• Greater control over the network
  • Rapid innovation. Which is really important as well, because now the hardware guys can go off and build the hardware do what they do well, the software guys can go and do but they do well. Software can be provisioned far quicker than the hardware, so we get rapid innovation.
  • Reduced CapEx and OpEx. There's a bit of a ying and yang to the CapEx and OpEx but if you are going Bare Metal with an operating system sitting on top of it and you are going to manage that individually, there's obviously huge cutback savings to be had.

Disaggregated applications helping Gigabit Britain

There's too many here to go through in any sort of detail, it just gives you an idea of how many Bare Metal devices there are now. We have on the Access side, we've OLTs, so XGS PON and G-PON, or any PON, Aggregation Switches and Routers, virtual BNGs, TIBIT is an interesting one, it's a it looks like a transceiver you stick that in a 10G port and you can create your own XGS PON network so really good for enterprises, you can split that 64 or 128 ways.

Then we have White Box transponders with coherent optics, open ROADM's, 400G switch (can go 120km using 400G LR optics), per port it's about as cheap as you're going to get.

On the routing side, Cell Site Routers which have been really successful, AT&T are installing 80,000 of them into their network. Standalone routers, aggregation routers and then distributed chassis routing. I’d love to get into that a little more, so now we can have thousands of ports. If you take a spine and leaf within a data center, we use a Qumran-2C or Jericho2 as the leaf, that's up there Broadcom switching ASICS, then above that we use the RAMON and ASIC which allows us to create the fabric, so now we can scale to thousands of ports.

On the Data Center side, it’s been going for 10 years so it's very mature at this stage. We create fabrics over multiple data centers, huge variety of NOS’s now, 400G moving to 800G and lots of different products at data center interconnect as well. As I said, I could probably do an hour on each of these individually, so I’m not really doing them any justice. EPS’s Role in Open Networking

There's a lot of products, there's a lot of vendors, a lot of software, then there's a lot of hardware vendors, so we kind of sit in the middle of that. We work with all the software vendors and the majority of the hardware vendors, and what we can do is just take some of the hassle out of it so instead of wondering which NOS to put on, or which to trial we can help you with that. Then when it does come to deployment, we will install the NOS and the licensing onto the box and bundle in interoperable transceivers. Basically, the boxes are ready to slide into a cabinet. So, you get all the benefits of Open Networking without the little hassle parts in the middle.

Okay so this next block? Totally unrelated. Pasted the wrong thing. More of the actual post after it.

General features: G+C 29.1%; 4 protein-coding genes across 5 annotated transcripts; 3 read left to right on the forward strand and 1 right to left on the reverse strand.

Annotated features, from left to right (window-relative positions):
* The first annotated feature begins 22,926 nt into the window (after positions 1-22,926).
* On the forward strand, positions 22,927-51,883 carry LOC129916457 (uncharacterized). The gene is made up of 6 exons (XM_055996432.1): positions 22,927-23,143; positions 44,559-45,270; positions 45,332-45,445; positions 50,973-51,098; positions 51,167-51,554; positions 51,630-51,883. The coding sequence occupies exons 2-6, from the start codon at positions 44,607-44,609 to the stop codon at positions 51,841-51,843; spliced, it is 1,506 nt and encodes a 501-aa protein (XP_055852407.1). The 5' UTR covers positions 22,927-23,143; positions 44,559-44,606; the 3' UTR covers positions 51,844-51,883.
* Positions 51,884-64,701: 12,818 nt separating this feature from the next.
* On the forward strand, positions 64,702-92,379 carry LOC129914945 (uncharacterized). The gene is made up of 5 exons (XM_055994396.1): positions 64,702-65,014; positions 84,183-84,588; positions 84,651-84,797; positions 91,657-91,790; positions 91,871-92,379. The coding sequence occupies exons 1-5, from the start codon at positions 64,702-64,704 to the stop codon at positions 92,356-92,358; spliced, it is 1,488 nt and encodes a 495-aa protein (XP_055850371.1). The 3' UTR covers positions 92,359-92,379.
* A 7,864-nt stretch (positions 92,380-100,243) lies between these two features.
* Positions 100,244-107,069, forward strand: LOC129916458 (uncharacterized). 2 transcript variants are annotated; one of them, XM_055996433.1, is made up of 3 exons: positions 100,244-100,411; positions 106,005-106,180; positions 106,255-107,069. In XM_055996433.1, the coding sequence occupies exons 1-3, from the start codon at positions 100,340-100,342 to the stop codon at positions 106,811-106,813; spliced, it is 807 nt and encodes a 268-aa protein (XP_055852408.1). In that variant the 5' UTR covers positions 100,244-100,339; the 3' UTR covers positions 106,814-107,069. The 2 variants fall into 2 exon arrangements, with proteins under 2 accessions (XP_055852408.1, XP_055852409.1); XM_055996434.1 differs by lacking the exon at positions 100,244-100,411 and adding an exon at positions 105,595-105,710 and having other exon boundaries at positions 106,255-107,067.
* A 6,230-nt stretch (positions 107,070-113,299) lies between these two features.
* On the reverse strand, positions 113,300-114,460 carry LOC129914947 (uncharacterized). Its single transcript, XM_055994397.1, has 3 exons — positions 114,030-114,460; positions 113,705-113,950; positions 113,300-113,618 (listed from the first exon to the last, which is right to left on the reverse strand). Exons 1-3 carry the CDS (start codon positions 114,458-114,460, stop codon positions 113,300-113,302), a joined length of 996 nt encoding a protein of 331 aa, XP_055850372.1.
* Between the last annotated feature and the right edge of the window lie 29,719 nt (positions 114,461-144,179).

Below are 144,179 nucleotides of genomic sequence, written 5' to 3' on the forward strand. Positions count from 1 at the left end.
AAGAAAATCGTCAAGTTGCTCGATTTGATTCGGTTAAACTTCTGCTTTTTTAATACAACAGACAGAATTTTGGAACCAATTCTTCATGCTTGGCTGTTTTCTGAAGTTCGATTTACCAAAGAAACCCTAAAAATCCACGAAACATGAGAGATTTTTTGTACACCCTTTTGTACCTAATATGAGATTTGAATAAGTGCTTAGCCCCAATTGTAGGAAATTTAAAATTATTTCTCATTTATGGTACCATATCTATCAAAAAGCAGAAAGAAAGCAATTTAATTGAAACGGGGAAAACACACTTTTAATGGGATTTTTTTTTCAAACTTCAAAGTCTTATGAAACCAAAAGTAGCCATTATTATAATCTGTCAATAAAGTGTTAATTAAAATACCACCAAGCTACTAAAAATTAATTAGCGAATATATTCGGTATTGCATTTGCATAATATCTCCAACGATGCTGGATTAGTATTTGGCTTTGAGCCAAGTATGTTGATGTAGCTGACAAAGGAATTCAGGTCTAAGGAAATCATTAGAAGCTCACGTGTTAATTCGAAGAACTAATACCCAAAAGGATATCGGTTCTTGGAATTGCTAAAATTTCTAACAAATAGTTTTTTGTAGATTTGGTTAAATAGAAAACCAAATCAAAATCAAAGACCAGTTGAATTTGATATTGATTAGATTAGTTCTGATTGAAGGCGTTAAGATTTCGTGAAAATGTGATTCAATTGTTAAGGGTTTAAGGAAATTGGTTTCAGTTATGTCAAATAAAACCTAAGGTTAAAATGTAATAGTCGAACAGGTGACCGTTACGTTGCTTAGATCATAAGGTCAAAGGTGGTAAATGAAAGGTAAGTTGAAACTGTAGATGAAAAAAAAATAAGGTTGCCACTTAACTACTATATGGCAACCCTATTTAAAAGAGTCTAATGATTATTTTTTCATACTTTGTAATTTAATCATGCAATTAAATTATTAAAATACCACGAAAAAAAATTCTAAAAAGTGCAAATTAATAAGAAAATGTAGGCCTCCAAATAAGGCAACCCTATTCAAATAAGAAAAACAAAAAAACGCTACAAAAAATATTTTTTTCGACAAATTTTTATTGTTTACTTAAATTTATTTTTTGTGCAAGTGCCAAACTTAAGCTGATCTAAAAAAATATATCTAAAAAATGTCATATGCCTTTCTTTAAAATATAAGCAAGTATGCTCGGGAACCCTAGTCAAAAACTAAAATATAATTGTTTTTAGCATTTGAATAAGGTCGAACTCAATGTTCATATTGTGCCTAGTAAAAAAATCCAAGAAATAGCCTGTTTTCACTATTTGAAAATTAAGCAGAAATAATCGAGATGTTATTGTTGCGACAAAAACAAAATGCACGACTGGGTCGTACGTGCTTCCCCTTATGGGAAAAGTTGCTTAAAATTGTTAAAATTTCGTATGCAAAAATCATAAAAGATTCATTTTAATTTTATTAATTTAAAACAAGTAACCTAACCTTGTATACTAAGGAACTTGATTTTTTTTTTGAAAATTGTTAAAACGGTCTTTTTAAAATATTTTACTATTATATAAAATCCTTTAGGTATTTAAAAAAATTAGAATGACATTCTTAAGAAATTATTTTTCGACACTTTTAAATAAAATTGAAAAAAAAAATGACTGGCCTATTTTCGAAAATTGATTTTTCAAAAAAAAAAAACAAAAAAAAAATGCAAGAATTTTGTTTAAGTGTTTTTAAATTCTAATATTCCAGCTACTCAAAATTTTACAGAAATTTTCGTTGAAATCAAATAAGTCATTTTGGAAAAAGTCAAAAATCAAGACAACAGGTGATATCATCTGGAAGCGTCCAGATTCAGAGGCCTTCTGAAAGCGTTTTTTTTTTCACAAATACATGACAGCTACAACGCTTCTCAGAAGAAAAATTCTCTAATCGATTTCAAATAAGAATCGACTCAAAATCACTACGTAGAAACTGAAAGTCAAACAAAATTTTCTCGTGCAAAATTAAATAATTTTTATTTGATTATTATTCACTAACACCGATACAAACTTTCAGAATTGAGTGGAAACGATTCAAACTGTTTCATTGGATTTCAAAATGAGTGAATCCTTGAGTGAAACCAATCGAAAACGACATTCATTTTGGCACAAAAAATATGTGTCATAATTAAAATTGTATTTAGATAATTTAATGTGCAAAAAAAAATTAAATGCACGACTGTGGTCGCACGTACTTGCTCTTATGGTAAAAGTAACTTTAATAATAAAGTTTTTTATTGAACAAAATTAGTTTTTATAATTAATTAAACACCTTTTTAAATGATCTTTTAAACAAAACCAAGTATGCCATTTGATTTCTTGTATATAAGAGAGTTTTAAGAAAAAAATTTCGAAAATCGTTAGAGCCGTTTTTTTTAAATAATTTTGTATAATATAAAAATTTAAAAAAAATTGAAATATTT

Now I’m going to introduce Robin Taylor, he's the CEO of Zetta Connect.

[Robin Taylor] Hi Barry, thank you very much for inviting me on today and thank you for the expert members for having me today and thank you Steve for the introduction. I’ll kick off by telling you a bit about Zetta.

I founded Zetta back in 2017 to assist tenants of commercial office space with the seemingly simple task of getting connected, which with the minefield of way leaves access issues which been mentioned by some of the earlier sessions as well as potential civil delays if your chosen carriers not in the building. We came up with a solution of a fiber backbone to help landlords and developers make it easier for occupiers to consume that connectivity they want. The best way to liken it is you would not let a floor of an office building with no access to electricity, so why should fibre be any different? This sort of touches on should fibre be a utility?

The fibre backbone model is in essence how connectivity is consumed in a data centre, with you ordering service from a provider and that gets delivered to a meet me room when you order a cross connect. It is exactly the same model we apply to a commercial office building, we build a fiber backbone and the tenant board is a service and we cross connect it with the up to the tenant's floor without need for way leave.